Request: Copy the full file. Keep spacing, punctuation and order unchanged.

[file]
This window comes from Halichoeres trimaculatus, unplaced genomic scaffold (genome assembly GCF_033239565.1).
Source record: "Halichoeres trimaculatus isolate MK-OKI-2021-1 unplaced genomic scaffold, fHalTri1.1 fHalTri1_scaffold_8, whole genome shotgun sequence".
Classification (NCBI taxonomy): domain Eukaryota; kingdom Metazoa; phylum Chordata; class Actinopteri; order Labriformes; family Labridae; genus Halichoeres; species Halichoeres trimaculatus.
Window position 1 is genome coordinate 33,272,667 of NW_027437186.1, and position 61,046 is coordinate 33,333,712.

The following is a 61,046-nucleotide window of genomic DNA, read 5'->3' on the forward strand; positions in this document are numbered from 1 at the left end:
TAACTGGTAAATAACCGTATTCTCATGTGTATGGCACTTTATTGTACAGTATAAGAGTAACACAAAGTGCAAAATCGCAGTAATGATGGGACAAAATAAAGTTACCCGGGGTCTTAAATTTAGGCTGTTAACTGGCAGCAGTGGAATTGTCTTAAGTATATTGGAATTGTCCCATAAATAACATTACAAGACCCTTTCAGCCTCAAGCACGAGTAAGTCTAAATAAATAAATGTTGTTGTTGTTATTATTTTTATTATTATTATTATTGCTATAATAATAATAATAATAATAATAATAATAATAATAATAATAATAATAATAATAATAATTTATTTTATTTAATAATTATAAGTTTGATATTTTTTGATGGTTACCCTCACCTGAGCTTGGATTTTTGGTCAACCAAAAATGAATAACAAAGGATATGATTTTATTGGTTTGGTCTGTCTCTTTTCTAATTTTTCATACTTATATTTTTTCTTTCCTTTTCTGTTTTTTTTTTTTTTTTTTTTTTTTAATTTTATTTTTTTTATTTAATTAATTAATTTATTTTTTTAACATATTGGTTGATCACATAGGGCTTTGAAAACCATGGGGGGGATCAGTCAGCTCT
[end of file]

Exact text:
This window comes from Halichoeres trimaculatus, unplaced genomic scaffold (genome assembly GCF_033239565.1).
Source record: "Halichoeres trimaculatus isolate MK-OKI-2021-1 unplaced genomic scaffold, fHalTri1.1 fHalTri1_scaffold_8, whole genome shotgun sequence".
Classification (NCBI taxonomy): domain Eukaryota; kingdom Metazoa; phylum Chordata; class Actinopteri; order Labriformes; family Labridae; genus Halichoeres; species Halichoeres trimaculatus.
Window position 1 is genome coordinate 33,272,667 of NW_027437186.1, and position 61,046 is coordinate 33,333,712.

The following is a 61,046-nucleotide window of genomic DNA, read 5'->3' on the forward strand; positions in this document are numbered from 1 at the left end:
TAACTGGTAAATAACCGTATTCTCATGTGTATGGCACTTTATTGTACAGTATAAGAGTAACACAAAGTGCAAAATCGCAGTAATGATGGGACAAAATAAAGTTACCCGGGGTCTTAAATTTAGGCTGTTAACTGGCAGCAGTGGAATTGTCTTAAGTATATTGGAATTGTCCCATAAATAACATTACAAGACCCTTTCAGCCTCAAGCACGAGTAAGTCTAAATAAATAAATGTTGTTGTTGTTATTATTTTTATTATTATTATTATTGCTATAATAATAATAATAATAATAATAATAATAATAATAATAATAATAATAATAATAATAATTTATTTTATTTAATAATTATAAGTTTGATATTTTTTGATGGTTACCCTCACCTGAGCTTGGATTTTTGGTCAACCAAAAATGAATAACAAAGGATATGATTTTATTGGTTTGGTCTGTCTCTTTTCTAATTTTTCATACTTATATTTTTTCTTTCCTTTTCTGTTTTTTTTTTTTTTTTTTTTTTTTAATTTTATTTTTTTTATTTAATTAATTAATTTATTTTTTTAACATATTGGTTGATCACATAGGGCTTTGAAAACCATGGGGGGGATCAGTCAGCTCT